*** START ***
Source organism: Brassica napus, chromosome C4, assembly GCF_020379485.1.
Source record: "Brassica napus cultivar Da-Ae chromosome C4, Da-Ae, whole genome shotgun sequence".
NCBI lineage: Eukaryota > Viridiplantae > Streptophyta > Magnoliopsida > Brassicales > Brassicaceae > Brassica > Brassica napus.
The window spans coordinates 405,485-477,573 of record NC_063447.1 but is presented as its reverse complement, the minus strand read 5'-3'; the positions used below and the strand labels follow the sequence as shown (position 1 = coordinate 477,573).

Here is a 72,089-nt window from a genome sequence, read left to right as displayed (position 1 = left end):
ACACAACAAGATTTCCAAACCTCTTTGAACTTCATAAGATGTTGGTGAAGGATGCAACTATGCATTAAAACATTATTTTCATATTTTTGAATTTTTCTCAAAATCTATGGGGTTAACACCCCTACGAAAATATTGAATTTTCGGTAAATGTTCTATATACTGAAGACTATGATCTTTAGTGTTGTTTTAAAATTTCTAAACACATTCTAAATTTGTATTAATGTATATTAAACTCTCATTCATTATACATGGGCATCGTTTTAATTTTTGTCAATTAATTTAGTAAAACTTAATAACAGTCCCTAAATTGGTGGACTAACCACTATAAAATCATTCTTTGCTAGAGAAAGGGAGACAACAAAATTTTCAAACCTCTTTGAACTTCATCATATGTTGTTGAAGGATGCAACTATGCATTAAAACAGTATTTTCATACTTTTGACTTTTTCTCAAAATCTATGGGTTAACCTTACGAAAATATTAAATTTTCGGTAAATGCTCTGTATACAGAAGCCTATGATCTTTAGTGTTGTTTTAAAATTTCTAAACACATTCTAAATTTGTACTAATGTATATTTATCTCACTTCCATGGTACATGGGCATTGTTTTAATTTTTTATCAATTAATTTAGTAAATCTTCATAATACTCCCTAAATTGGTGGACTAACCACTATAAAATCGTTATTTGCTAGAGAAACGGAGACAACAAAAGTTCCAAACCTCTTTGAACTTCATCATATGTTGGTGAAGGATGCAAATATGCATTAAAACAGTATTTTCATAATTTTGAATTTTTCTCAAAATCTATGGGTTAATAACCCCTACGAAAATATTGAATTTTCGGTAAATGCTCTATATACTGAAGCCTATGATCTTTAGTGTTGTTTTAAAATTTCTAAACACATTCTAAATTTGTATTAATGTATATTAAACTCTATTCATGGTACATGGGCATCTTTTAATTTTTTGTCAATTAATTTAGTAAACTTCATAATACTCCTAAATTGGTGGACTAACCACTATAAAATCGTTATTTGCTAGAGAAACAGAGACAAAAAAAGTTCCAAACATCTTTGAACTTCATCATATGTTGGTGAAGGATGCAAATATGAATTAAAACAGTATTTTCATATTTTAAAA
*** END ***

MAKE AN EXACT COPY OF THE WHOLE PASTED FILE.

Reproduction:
Source organism: Brassica napus, chromosome C4, assembly GCF_020379485.1.
Source record: "Brassica napus cultivar Da-Ae chromosome C4, Da-Ae, whole genome shotgun sequence".
NCBI lineage: Eukaryota > Viridiplantae > Streptophyta > Magnoliopsida > Brassicales > Brassicaceae > Brassica > Brassica napus.
The window spans coordinates 405,485-477,573 of record NC_063447.1 but is presented as its reverse complement, the minus strand read 5'-3'; the positions used below and the strand labels follow the sequence as shown (position 1 = coordinate 477,573).

Here is a 72,089-nt window from a genome sequence, read left to right as displayed (position 1 = left end):
ACACAACAAGATTTCCAAACCTCTTTGAACTTCATAAGATGTTGGTGAAGGATGCAACTATGCATTAAAACATTATTTTCATATTTTTGAATTTTTCTCAAAATCTATGGGGTTAACACCCCTACGAAAATATTGAATTTTCGGTAAATGTTCTATATACTGAAGACTATGATCTTTAGTGTTGTTTTAAAATTTCTAAACACATTCTAAATTTGTATTAATGTATATTAAACTCTCATTCATTATACATGGGCATCGTTTTAATTTTTGTCAATTAATTTAGTAAAACTTAATAACAGTCCCTAAATTGGTGGACTAACCACTATAAAATCATTCTTTGCTAGAGAAAGGGAGACAACAAAATTTTCAAACCTCTTTGAACTTCATCATATGTTGTTGAAGGATGCAACTATGCATTAAAACAGTATTTTCATACTTTTGACTTTTTCTCAAAATCTATGGGTTAACCTTACGAAAATATTAAATTTTCGGTAAATGCTCTGTATACAGAAGCCTATGATCTTTAGTGTTGTTTTAAAATTTCTAAACACATTCTAAATTTGTACTAATGTATATTTATCTCACTTCCATGGTACATGGGCATTGTTTTAATTTTTTATCAATTAATTTAGTAAATCTTCATAATACTCCCTAAATTGGTGGACTAACCACTATAAAATCGTTATTTGCTAGAGAAACGGAGACAACAAAAGTTCCAAACCTCTTTGAACTTCATCATATGTTGGTGAAGGATGCAAATATGCATTAAAACAGTATTTTCATAATTTTGAATTTTTCTCAAAATCTATGGGTTAATAACCCCTACGAAAATATTGAATTTTCGGTAAATGCTCTATATACTGAAGCCTATGATCTTTAGTGTTGTTTTAAAATTTCTAAACACATTCTAAATTTGTATTAATGTATATTAAACTCTATTCATGGTACATGGGCATCTTTTAATTTTTTGTCAATTAATTTAGTAAACTTCATAATACTCCTAAATTGGTGGACTAACCACTATAAAATCGTTATTTGCTAGAGAAACAGAGACAAAAAAAGTTCCAAACATCTTTGAACTTCATCATATGTTGGTGAAGGATGCAAATATGAATTAAAACAGTATTTTCATATTTTAAAA